Let’s be honest, the food is half the reason one travels abroad. This fact certainly played a part in my decision to study abroad in Tokyo. Eating out all the time is just not a realistic plan of action though. I’m a poor college student, on a strict budget.
One great thing that Japan does have that I sincerely wish the US did have (or at least college campuses), is a convenience store (or conbini) on practically every corner. These are not like the convenience stores in America. For one thing, they’re smaller. For another, they sell almost everything. At least it feels that way to a newcomer. The best part about convenience stores, in my humble opinion, is that you can buy lunch there for really cheap. Just today, I bought a bowl of rice, chicken, and a hard boiled egg for roughly $3.50. What I struggled with at first when buying meals, was talking with the cashier. Having rapid-fire Japanese words thrown at me, makes me anxious since I don’t know any Japanese. Thankfully, most cash registers state the amount you have to pay, so I just have to look at that instead of deciphering the numbers that the cashier had said. As for everything else they say, I just nod and smile (which works 90% of the time).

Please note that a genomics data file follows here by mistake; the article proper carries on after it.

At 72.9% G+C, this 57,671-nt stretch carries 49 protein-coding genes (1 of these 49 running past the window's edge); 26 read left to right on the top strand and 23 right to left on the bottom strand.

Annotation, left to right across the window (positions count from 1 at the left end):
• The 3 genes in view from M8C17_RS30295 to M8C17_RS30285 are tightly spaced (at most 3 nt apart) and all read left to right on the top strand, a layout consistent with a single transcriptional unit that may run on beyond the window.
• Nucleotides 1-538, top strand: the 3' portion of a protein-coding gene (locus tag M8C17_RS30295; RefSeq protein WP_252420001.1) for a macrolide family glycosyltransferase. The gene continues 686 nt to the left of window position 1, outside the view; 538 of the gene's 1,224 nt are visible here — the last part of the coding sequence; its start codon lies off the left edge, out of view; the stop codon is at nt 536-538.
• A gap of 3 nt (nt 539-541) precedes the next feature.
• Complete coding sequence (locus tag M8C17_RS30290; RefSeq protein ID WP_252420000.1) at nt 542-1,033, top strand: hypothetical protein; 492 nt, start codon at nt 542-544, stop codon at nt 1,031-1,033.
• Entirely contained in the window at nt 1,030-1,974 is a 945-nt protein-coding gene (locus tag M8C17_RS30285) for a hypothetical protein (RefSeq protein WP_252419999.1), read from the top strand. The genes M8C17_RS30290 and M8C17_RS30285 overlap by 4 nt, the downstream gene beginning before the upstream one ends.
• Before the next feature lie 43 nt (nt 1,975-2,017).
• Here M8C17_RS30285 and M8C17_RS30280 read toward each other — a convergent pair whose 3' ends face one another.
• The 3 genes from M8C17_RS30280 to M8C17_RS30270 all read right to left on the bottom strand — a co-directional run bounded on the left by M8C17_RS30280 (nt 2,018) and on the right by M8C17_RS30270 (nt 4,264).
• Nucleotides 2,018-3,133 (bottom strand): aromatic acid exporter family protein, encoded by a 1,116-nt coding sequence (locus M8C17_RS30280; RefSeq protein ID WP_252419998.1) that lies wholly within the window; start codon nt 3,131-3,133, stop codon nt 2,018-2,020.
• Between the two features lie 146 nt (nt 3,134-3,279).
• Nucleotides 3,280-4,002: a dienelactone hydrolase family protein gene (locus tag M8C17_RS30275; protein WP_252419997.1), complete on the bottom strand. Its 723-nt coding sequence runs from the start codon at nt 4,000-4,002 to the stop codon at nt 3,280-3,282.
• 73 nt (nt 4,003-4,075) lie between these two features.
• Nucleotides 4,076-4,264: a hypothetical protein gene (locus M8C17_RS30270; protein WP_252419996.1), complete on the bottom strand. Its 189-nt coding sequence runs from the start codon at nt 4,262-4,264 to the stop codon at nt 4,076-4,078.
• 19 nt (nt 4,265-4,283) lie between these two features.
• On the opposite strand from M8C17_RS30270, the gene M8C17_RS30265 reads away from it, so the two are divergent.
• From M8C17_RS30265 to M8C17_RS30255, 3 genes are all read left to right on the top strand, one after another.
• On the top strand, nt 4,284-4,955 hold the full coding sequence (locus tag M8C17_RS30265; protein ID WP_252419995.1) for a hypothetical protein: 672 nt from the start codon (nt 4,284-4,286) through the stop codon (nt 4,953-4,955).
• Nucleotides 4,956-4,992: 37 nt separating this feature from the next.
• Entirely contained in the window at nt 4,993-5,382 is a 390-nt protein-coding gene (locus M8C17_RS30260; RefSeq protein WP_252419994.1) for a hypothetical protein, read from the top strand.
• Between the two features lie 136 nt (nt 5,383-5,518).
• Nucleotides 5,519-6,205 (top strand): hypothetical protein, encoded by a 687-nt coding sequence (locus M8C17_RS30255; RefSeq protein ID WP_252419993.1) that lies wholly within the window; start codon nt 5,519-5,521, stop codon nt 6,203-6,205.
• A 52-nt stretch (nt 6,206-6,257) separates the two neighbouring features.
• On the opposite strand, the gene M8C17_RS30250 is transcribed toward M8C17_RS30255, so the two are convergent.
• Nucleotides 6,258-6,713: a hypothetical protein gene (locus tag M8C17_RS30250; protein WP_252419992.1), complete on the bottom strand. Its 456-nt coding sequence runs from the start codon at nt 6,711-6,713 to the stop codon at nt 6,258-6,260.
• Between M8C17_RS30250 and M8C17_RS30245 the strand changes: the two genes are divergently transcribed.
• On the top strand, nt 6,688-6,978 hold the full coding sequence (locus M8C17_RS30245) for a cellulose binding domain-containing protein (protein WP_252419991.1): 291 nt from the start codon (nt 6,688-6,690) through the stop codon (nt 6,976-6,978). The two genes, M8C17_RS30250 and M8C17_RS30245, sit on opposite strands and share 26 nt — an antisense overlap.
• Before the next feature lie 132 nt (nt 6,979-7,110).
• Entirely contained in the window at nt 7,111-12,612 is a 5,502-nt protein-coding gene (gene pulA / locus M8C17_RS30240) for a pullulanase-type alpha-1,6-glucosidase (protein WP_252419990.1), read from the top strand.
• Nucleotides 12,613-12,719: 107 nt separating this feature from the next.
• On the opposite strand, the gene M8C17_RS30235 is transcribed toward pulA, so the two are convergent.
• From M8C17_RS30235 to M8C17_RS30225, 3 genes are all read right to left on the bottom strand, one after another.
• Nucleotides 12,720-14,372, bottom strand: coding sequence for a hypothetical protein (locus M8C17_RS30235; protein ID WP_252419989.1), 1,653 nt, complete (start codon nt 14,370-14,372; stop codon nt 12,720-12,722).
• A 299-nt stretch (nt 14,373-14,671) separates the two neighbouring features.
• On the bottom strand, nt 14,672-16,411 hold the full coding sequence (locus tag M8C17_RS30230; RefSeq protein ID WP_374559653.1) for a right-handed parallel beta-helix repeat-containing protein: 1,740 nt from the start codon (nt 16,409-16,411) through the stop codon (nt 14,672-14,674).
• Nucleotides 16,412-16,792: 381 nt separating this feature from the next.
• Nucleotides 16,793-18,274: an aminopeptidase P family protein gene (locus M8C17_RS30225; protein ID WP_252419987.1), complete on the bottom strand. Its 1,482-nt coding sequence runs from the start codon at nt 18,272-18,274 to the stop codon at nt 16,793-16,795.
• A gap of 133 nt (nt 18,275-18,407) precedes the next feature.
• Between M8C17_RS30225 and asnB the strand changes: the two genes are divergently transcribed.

Food at the convenience store is great but it did not feel super healthy. There was serious lack of vegetables. That meant it was time for me to brave the supermarket. My trip to the supermarket was a great learning experience. Here’s what I learned:
Most signs are in Japanese. Not only that, but almost all the packaging is in Japanese as well. This meant walking through the entire store in order to familiarize myself with where everything was located. I had to figure out what I was picking out through pictures or by typing in the characters into my phone (which did not have a huge success rate on my part).
For everything I recognized, there were maybe three other things that I saw that I did not recognize. I’m in a whole new country and they have items that are not found in the US. I had two choices: avoid everything unrecognizable or try new food. Depending on the week, I ranged from adventurous to downright stuck in the old. Don’t let the unfamiliarity deter you. Accept that what you are getting may end up being really horrible. It’s a risk to take on the off chance that it turns into your new favorite food.